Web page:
James Forsyth

Newsnight education debate shows the potency of parent power

Newsnight education debate shows the potency of parent power
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The winner of the education debate on Newsnight was a woman called Lesley from Yorkshire. Her local school is being closed and so she, along with other parents, want to set one up themselves. Her case for why she should be allowed to do this left Ed Balls floundering, wittering on about he sympathised but she needed to get agreement from various bureaucracies. If parents like Lesley get more time on TV, people will begin to understand how transformative the Tory policy of letting parents and teachers set up their own state funded schools will be.

Newsnight’s format for the debate wasn’t great, there was an awful lot of people talking over one another and Paxman is too much of a performer to be an effective chair. But there were a few noteworthy moments. First of all, David Laws seemed to rather rewrite Lib Dem spending policy. Nick Clegg told Fraser and I when we interviewed him that the Tory policy to ringfence NHS spending was “totally implausible” because it would make the cuts required to other public services so much larger but David Laws signed up to ringfencing NHS spending tonight under pressure from Michael Gove.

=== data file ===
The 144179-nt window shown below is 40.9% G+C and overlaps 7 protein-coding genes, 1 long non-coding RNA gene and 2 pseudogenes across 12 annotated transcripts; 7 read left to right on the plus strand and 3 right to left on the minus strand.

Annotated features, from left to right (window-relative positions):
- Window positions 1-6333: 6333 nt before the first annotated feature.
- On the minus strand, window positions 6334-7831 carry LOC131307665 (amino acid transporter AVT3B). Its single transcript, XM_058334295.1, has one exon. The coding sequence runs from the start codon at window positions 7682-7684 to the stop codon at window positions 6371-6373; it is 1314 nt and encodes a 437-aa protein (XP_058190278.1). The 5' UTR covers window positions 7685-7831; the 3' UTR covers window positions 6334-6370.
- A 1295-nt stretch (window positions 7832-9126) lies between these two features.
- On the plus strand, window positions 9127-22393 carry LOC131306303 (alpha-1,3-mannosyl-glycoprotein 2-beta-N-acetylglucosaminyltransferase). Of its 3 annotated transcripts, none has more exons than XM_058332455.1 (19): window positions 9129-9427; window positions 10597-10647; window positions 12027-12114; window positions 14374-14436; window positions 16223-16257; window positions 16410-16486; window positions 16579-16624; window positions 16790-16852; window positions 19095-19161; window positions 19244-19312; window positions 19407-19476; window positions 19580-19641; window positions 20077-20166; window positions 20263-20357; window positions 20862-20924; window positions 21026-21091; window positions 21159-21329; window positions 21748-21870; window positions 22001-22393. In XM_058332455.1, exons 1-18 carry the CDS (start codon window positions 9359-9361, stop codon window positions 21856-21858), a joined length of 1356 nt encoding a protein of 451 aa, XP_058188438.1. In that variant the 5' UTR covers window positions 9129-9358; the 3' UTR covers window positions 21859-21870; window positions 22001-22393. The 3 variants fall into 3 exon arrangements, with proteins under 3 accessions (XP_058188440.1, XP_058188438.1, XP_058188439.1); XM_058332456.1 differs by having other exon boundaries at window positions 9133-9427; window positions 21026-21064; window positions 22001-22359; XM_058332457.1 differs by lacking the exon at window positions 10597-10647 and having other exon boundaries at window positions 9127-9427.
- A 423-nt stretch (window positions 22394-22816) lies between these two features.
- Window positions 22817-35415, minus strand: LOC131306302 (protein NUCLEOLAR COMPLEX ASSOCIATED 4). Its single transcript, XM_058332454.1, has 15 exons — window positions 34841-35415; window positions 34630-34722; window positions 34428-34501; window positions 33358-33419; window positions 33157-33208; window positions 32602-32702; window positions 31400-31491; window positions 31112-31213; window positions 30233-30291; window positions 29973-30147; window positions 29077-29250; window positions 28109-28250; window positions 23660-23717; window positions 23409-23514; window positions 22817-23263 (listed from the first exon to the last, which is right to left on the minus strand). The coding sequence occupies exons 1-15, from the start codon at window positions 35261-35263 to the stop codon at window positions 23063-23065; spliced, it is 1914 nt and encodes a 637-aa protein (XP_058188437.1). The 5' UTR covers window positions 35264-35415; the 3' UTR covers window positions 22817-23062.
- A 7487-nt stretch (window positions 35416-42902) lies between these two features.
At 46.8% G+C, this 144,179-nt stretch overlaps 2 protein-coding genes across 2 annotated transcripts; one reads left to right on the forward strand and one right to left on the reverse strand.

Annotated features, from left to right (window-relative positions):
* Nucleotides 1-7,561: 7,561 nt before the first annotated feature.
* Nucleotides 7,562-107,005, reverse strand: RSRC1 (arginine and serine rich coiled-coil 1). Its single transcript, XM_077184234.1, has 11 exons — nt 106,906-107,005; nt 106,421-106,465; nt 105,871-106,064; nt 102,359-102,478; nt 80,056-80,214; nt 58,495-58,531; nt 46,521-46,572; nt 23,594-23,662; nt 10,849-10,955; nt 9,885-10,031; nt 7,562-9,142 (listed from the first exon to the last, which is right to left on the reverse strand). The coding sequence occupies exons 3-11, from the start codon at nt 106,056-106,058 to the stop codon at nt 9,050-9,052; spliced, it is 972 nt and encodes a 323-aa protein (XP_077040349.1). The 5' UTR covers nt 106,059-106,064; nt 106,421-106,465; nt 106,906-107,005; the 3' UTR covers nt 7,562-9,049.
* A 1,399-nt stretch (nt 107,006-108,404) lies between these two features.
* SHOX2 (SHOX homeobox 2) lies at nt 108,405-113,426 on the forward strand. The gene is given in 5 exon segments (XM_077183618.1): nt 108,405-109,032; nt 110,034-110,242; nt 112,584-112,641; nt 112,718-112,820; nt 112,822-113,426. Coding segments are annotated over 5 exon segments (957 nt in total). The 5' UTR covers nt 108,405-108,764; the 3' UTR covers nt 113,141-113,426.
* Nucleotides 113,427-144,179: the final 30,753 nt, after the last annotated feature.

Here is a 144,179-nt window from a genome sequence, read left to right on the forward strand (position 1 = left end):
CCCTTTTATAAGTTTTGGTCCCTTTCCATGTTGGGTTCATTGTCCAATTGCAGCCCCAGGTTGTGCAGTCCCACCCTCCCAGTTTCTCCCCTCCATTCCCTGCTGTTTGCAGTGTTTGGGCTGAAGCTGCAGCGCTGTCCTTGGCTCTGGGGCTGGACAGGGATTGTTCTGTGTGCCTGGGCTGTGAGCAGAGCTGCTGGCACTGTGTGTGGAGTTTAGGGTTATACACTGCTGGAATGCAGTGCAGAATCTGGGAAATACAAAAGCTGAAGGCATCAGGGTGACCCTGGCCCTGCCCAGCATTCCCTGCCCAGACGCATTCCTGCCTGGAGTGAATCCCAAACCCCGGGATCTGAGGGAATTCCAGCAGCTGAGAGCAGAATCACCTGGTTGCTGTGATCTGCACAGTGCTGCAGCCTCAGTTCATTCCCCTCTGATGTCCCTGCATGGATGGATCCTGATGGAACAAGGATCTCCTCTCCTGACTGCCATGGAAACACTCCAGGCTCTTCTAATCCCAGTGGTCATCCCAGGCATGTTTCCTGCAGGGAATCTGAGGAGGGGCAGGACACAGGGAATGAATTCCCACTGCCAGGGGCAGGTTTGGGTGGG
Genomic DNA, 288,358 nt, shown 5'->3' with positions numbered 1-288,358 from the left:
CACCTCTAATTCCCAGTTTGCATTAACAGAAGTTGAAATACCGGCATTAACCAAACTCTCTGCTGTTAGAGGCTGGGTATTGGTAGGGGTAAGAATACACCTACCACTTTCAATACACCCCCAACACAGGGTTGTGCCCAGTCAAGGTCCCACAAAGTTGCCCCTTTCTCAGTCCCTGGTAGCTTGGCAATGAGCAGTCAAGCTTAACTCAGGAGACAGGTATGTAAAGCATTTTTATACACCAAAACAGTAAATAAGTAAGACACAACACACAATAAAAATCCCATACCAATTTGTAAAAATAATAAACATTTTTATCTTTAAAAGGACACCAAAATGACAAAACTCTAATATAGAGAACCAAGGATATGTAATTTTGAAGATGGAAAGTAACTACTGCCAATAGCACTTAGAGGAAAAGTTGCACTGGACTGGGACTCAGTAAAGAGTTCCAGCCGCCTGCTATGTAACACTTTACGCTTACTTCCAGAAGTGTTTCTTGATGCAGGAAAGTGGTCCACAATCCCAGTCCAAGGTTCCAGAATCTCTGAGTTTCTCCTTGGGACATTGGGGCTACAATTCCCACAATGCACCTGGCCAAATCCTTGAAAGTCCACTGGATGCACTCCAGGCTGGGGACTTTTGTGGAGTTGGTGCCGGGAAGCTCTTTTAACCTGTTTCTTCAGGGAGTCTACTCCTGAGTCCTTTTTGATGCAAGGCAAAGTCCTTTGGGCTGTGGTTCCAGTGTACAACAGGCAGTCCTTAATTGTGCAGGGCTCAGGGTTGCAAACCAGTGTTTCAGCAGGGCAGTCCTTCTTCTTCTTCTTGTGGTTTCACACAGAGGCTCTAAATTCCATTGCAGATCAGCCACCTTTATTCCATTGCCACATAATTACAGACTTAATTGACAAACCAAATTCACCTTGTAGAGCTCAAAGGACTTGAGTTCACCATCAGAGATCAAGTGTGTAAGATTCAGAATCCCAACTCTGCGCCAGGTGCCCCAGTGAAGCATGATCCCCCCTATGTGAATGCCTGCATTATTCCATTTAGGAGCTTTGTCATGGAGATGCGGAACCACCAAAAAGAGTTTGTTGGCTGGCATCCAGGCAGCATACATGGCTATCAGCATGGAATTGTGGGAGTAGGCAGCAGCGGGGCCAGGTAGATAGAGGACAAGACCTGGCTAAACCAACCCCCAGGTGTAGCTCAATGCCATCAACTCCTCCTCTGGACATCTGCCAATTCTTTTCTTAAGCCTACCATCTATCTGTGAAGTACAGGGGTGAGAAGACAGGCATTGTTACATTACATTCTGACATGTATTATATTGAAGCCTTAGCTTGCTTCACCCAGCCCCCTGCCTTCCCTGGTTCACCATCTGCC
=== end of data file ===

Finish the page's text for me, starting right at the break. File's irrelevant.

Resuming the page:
Gove versus Balls was, predictably, the main clash with Balls sticking doggedly to his investment versus cuts dividing line. Gove, though, did well to point out that only half of the DCSF budget is actually spent on schools and that Balls himself is planning cuts to part of his budget. I also thought Balls made a mistake at the beginning of the debate by refusing to apologise to Michael Gove for having accused him in the Commons of using a misleading and incorrect statistic when Gove was actually right. Amongst the politicians, I'd score tonight as a points victory for Gove.

 

Written byJames Forsyth

James Forsyth is Political Editor of the Spectator. He is also a columnist in The Sun.

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